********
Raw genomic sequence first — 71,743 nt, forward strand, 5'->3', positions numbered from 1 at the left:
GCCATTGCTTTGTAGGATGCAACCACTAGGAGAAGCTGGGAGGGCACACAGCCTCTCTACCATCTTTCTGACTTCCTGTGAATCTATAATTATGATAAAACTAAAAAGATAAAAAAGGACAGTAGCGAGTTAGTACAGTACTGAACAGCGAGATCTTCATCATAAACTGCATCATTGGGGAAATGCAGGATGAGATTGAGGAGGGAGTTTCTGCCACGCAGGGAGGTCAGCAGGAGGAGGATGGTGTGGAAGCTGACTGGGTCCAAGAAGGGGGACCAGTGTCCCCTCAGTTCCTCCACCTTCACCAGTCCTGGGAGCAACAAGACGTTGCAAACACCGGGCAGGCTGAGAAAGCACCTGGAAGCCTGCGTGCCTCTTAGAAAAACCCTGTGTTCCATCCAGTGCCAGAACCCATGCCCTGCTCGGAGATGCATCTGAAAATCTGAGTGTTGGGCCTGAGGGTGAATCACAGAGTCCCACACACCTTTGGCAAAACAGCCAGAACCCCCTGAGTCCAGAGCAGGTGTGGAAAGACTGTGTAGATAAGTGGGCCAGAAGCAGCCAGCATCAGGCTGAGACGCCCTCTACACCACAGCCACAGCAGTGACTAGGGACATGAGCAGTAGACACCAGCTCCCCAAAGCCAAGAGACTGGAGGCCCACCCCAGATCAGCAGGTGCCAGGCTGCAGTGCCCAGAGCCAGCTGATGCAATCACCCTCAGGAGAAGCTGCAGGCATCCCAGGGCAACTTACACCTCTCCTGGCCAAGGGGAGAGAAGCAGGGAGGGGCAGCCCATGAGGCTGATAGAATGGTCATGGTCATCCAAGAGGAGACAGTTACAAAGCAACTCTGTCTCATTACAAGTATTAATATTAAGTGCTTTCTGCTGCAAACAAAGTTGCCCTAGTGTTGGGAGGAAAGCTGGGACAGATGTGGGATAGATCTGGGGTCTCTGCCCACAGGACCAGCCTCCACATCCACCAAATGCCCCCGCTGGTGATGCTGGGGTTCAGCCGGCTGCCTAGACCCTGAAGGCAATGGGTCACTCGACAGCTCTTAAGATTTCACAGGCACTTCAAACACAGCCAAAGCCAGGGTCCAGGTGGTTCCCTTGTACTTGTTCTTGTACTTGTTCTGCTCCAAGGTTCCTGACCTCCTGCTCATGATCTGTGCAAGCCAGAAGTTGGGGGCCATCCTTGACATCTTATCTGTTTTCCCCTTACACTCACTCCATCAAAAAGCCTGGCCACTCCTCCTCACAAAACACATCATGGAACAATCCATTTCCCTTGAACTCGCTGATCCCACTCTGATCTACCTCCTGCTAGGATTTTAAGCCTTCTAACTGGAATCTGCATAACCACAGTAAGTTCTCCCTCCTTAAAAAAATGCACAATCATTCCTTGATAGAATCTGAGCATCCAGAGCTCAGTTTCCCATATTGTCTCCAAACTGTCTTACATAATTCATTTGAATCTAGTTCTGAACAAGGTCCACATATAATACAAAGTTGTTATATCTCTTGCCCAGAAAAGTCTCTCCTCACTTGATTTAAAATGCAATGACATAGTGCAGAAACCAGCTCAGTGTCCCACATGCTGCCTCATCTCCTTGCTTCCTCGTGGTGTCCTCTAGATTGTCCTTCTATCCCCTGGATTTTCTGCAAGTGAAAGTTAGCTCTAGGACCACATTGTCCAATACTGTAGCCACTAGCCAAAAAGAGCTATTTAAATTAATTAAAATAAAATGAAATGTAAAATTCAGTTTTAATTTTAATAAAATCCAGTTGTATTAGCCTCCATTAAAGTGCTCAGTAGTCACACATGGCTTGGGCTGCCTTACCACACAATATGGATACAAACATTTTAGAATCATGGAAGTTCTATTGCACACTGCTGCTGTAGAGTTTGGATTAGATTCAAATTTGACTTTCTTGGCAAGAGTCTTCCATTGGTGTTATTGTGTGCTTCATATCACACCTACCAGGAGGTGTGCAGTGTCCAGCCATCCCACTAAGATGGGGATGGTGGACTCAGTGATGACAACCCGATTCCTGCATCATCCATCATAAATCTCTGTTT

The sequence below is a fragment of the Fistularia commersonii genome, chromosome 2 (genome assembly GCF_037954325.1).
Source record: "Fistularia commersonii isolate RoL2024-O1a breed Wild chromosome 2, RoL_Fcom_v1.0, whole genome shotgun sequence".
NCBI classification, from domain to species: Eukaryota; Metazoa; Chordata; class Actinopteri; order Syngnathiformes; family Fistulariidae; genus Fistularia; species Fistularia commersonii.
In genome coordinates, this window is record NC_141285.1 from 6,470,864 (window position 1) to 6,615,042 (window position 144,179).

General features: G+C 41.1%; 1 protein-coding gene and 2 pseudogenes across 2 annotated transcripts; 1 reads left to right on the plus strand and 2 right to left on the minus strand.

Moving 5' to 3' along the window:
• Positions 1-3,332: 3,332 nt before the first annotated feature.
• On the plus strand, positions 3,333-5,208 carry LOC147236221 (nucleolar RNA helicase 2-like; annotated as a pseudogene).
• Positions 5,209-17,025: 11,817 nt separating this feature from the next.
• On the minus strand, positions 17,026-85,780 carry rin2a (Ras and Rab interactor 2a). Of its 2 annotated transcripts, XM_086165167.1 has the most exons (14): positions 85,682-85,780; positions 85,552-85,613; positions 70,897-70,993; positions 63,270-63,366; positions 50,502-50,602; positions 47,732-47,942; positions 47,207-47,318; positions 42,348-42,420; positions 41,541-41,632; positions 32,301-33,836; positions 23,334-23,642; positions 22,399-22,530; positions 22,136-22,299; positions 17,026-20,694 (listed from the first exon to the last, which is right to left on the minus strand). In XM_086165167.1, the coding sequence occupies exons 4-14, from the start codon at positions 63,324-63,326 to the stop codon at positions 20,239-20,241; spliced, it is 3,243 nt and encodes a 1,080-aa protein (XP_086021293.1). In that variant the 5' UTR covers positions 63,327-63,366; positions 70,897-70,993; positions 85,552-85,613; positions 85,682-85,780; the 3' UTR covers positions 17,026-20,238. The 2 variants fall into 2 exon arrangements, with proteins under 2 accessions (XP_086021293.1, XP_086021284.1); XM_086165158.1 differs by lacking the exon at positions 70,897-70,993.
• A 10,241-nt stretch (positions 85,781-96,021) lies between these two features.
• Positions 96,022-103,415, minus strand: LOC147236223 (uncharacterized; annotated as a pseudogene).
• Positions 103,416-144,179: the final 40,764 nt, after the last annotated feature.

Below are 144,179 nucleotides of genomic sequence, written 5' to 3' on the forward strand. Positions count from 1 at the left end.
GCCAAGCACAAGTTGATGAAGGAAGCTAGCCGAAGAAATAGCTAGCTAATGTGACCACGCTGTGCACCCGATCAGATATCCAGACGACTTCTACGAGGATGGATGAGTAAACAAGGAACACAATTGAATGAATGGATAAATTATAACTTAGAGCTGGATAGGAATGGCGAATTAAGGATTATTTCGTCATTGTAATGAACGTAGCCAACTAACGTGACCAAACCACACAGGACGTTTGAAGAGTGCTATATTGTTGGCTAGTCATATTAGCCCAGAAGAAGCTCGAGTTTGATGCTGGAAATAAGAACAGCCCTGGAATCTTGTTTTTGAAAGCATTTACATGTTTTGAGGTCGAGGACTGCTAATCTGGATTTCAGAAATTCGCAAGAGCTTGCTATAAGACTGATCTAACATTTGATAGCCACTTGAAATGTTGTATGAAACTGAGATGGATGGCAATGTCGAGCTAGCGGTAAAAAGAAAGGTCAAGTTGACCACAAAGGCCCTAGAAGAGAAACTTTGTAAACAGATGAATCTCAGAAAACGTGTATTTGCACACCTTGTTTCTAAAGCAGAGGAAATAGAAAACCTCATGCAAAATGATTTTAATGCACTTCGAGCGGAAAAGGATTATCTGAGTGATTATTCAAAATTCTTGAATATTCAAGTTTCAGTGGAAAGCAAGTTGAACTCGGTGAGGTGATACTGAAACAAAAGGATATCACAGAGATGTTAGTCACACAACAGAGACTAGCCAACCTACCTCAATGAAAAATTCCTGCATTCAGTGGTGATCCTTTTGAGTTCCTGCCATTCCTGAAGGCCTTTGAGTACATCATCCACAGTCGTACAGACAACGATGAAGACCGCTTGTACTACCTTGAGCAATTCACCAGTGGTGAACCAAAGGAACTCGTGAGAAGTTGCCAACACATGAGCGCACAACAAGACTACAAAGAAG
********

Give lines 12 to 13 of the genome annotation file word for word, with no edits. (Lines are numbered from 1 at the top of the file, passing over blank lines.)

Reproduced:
• On the minus strand, positions 17,026-85,780 carry rin2a (Ras and Rab interactor 2a). Of its 2 annotated transcripts, XM_086165167.1 has the most exons (14): positions 85,682-85,780; positions 85,552-85,613; positions 70,897-70,993; positions 63,270-63,366; positions 50,502-50,602; positions 47,732-47,942; positions 47,207-47,318; positions 42,348-42,420; positions 41,541-41,632; positions 32,301-33,836; positions 23,334-23,642; positions 22,399-22,530; positions 22,136-22,299; positions 17,026-20,694 (listed from the first exon to the last, which is right to left on the minus strand). In XM_086165167.1, the coding sequence occupies exons 4-14, from the start codon at positions 63,324-63,326 to the stop codon at positions 20,239-20,241; spliced, it is 3,243 nt and encodes a 1,080-aa protein (XP_086021293.1). In that variant the 5' UTR covers positions 63,327-63,366; positions 70,897-70,993; positions 85,552-85,613; positions 85,682-85,780; the 3' UTR covers positions 17,026-20,238. The 2 variants fall into 2 exon arrangements, with proteins under 2 accessions (XP_086021293.1, XP_086021284.1); XM_086165158.1 differs by lacking the exon at positions 70,897-70,993.
• A 10,241-nt stretch (positions 85,781-96,021) lies between these two features.